Dealing Cards: Arizona expects to see Cam Newton run on Sunday
TEMPE, Ariz. — There is no secret about what Carolina Panthers quarterback Cam Newton is capable of.
The reigning NFL MVP, this season Newton has completed 57.8 percent of his passes for 1,296 yards with eight touchdowns and six interceptions, while also adding 148 yards and three scores on the ground. He missed the Panthers’ Week 5 against Tampa Bay due to a concussion, and overall has not been close to the same player he was last year.
But while Newton is not putting up the kind of numbers that led to him being the MVP, the unique combination of size, speed, strength and passing ability that allowed him to reach that level before are still present.
And that, according to the Cardinals, is worth worrying about.
“Cam, obviously, had the concussion, but we expect him to be back and be back to his self where he’s running the ball between the tackles and scrambling with the ball and trying to create,” Cardinals defensive coordinator James Bettcher said Thursday.
In the NFC Championship Game last season, which was the last time the Cardinals saw Newton, he threw for 335 yards and two touchdowns with one interception while running 10 times for 47 yards and two scores. The Cardinals had no answer for him then, and they see the same kind of player in the 6-foot-5, 245-pound quarterback now.
“You realize that Cam Newton’s a monster when he runs the ball,” defensive lineman Calais Campbell said. “He’s a guy you have to account for on all downs because he can take off and run and hurt you. He’s an unbelievable talent and physical specimen, so this will be everybody has to have the mentality that we’re going to keep him in the pocket, keep him from running.”
Of course that is easier said than done, and no matter how much the Cardinals aim to limit Newton’s running, most teams have found that very difficult to do. Because he’s taken such a pounding this season, there has been some talk about him perhaps trying to run a little less than he has in the past, if only to help keep him healthy and on the field.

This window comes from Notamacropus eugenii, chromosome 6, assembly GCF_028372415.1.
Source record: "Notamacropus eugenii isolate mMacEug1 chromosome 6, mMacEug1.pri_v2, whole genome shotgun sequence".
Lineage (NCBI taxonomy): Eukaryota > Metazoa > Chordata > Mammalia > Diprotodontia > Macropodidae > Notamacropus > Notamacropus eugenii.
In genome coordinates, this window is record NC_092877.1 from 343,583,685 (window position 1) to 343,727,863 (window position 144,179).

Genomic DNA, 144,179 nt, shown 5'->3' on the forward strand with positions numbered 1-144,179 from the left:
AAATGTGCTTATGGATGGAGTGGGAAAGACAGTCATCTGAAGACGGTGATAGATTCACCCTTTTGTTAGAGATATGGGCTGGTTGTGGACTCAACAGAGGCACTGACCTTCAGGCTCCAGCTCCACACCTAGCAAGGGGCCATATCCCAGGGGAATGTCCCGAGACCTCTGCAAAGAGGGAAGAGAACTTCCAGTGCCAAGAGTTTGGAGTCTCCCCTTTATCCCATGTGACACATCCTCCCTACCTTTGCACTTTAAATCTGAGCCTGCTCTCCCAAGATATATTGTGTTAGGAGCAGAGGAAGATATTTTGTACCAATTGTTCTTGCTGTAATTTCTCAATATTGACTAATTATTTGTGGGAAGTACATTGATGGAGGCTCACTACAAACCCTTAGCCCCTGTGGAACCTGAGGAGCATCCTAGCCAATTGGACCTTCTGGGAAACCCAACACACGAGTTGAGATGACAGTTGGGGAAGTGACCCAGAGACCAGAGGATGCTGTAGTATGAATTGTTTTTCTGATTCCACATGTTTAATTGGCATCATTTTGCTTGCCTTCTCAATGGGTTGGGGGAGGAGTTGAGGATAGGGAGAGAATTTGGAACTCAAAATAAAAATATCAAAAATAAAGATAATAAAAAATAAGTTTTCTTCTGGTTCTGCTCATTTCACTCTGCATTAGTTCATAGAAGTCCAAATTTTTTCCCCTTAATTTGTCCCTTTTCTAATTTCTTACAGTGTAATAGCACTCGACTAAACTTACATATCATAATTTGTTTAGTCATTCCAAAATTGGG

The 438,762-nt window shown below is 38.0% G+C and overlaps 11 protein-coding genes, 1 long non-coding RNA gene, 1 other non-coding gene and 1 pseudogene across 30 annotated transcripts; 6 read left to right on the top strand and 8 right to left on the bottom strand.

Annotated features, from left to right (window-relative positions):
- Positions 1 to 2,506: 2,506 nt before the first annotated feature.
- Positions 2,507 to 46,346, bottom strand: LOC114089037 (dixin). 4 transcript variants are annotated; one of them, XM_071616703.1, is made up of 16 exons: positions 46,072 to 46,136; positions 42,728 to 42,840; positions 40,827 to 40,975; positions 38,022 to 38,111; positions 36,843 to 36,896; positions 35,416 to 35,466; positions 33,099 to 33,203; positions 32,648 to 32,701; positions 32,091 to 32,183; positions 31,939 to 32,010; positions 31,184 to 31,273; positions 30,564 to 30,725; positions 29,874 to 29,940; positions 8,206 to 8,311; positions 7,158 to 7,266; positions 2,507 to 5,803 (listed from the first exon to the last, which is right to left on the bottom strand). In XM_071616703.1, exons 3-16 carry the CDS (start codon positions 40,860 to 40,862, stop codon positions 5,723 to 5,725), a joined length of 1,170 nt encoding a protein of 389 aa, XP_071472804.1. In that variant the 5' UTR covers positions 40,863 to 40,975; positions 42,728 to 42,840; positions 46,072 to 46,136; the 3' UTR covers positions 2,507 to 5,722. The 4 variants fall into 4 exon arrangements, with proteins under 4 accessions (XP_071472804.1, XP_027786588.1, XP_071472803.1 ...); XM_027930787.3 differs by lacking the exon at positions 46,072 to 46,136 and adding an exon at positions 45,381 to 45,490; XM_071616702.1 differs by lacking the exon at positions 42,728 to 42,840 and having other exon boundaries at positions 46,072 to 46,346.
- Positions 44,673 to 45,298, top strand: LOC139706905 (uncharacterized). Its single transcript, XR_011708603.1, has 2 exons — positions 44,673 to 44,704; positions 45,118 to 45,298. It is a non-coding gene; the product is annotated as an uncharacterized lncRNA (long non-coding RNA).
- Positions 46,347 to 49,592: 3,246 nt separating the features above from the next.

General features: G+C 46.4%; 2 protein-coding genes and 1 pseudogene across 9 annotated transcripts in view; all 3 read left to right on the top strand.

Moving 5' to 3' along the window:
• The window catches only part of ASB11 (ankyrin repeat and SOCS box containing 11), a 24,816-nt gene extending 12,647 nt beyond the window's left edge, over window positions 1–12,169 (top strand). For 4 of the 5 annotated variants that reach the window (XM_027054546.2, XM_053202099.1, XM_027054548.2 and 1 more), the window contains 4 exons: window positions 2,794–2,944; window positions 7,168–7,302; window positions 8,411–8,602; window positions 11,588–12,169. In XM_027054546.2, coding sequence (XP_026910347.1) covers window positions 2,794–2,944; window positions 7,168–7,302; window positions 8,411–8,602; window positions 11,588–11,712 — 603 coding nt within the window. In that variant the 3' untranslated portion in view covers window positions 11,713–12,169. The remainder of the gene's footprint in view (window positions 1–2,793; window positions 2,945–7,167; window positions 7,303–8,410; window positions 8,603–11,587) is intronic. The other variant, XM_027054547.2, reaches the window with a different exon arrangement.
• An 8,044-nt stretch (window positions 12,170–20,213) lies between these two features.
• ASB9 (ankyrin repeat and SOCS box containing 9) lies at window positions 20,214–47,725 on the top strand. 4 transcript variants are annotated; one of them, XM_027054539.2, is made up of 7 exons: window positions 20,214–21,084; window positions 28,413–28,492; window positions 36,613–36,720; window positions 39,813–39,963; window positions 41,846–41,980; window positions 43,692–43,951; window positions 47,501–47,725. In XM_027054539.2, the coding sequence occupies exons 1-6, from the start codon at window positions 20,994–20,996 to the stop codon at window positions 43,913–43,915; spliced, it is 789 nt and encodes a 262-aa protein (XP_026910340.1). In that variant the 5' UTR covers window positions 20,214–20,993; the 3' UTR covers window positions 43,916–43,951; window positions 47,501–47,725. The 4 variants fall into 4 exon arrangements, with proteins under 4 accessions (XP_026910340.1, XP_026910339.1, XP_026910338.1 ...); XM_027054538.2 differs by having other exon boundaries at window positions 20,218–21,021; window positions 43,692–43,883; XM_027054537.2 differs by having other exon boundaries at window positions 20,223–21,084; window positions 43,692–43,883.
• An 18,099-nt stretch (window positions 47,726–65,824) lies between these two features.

Newton had a season-low two rushing attempts against the Saints a couple weeks ago, in his first game following the concussion. Was that a sign of things to come? Maybe, though the Cardinals don’t expect to see a change.
“As a running quarterback — like Cam Newton — he’s not the average running quarterback,” linebacker Chandler Jones said. “He’s strong, he’s big, he’s fast — you see him run guys over.”
Jones added he’s seen Newton get banged up at times, but that it would be unwise to just assume he is not going to run the ball much.
“You’ve got to account for his running ability, so you have to be ready for him,” he said.
The official injury report can be found here, and of note for the Cardinals is that Michael Floyd (hamstring) did not practice for a second straight day, while both Patrick Peterson (ribs) and Jared Veldheer (finger) were upgraded to “limited.” Mike Iupati was upgraded from “limited” to “full.”
As for John Brown (hamstring), the receiver was limited for a second straight day as the team still figures out how to deal with his sickle cell trait, though offensive coordinator Harold Goodwin said he looked fine.
“It was just good to finally find out what’s wrong with him,” he said. “Obviously between him and the docs and Tom (Reed), they’ll get it figured out how he needs to practice every week. But I expect him to be out there.”
As noted above, Jared Veldheer practiced Thursday, albeit with a cast on his right hand due to a fractured finger. It’s not an ideal situation, but Goodwin is confident the left tackle will be able to go.